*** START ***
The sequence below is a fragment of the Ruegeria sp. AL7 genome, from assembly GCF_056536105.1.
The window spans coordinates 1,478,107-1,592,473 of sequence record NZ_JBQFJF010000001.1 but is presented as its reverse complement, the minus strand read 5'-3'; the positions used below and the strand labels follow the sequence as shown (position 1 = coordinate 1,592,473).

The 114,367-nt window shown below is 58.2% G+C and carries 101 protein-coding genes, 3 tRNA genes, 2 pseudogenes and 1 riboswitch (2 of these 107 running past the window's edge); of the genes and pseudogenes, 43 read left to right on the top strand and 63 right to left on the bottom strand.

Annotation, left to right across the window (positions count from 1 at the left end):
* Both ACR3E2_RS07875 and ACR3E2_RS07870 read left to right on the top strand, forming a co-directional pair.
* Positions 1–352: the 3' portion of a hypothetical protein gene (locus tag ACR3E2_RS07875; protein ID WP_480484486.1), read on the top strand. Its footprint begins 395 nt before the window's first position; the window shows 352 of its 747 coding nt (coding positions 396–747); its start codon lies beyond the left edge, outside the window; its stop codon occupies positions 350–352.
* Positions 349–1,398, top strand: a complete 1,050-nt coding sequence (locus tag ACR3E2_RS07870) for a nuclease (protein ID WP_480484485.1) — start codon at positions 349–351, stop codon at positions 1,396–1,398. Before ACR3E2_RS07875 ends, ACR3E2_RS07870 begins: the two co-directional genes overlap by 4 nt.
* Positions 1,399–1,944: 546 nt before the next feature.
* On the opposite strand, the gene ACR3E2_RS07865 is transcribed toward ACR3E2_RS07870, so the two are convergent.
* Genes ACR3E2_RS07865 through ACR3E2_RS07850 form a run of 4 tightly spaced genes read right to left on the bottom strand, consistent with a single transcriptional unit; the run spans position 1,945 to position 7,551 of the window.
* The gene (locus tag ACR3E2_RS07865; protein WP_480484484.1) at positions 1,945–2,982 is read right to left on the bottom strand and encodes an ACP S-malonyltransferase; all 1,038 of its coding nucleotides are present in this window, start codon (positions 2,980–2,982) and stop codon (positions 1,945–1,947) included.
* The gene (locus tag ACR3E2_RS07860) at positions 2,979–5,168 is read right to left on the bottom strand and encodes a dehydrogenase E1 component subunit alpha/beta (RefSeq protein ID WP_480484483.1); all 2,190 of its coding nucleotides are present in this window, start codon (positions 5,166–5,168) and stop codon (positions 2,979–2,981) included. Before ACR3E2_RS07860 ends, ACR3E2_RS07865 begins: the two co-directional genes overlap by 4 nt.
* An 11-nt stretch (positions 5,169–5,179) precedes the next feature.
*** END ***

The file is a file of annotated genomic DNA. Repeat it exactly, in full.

The sequence below is a fragment of the Ruegeria sp. AL7 genome, from assembly GCF_056536105.1.
The window spans coordinates 1,478,107-1,592,473 of sequence record NZ_JBQFJF010000001.1 but is presented as its reverse complement, the minus strand read 5'-3'; the positions used below and the strand labels follow the sequence as shown (position 1 = coordinate 1,592,473).

The 114,367-nt window shown below is 58.2% G+C and carries 101 protein-coding genes, 3 tRNA genes, 2 pseudogenes and 1 riboswitch (2 of these 107 running past the window's edge); of the genes and pseudogenes, 43 read left to right on the top strand and 63 right to left on the bottom strand.

Annotation, left to right across the window (positions count from 1 at the left end):
* Both ACR3E2_RS07875 and ACR3E2_RS07870 read left to right on the top strand, forming a co-directional pair.
* Positions 1–352: the 3' portion of a hypothetical protein gene (locus tag ACR3E2_RS07875; protein ID WP_480484486.1), read on the top strand. Its footprint begins 395 nt before the window's first position; the window shows 352 of its 747 coding nt (coding positions 396–747); its start codon lies beyond the left edge, outside the window; its stop codon occupies positions 350–352.
* Positions 349–1,398, top strand: a complete 1,050-nt coding sequence (locus tag ACR3E2_RS07870) for a nuclease (protein ID WP_480484485.1) — start codon at positions 349–351, stop codon at positions 1,396–1,398. Before ACR3E2_RS07875 ends, ACR3E2_RS07870 begins: the two co-directional genes overlap by 4 nt.
* Positions 1,399–1,944: 546 nt before the next feature.
* On the opposite strand, the gene ACR3E2_RS07865 is transcribed toward ACR3E2_RS07870, so the two are convergent.
* Genes ACR3E2_RS07865 through ACR3E2_RS07850 form a run of 4 tightly spaced genes read right to left on the bottom strand, consistent with a single transcriptional unit; the run spans position 1,945 to position 7,551 of the window.
* The gene (locus tag ACR3E2_RS07865; protein WP_480484484.1) at positions 1,945–2,982 is read right to left on the bottom strand and encodes an ACP S-malonyltransferase; all 1,038 of its coding nucleotides are present in this window, start codon (positions 2,980–2,982) and stop codon (positions 1,945–1,947) included.
* The gene (locus tag ACR3E2_RS07860) at positions 2,979–5,168 is read right to left on the bottom strand and encodes a dehydrogenase E1 component subunit alpha/beta (RefSeq protein ID WP_480484483.1); all 2,190 of its coding nucleotides are present in this window, start codon (positions 5,166–5,168) and stop codon (positions 2,979–2,981) included. Before ACR3E2_RS07860 ends, ACR3E2_RS07865 begins: the two co-directional genes overlap by 4 nt.
* An 11-nt stretch (positions 5,169–5,179) precedes the next feature.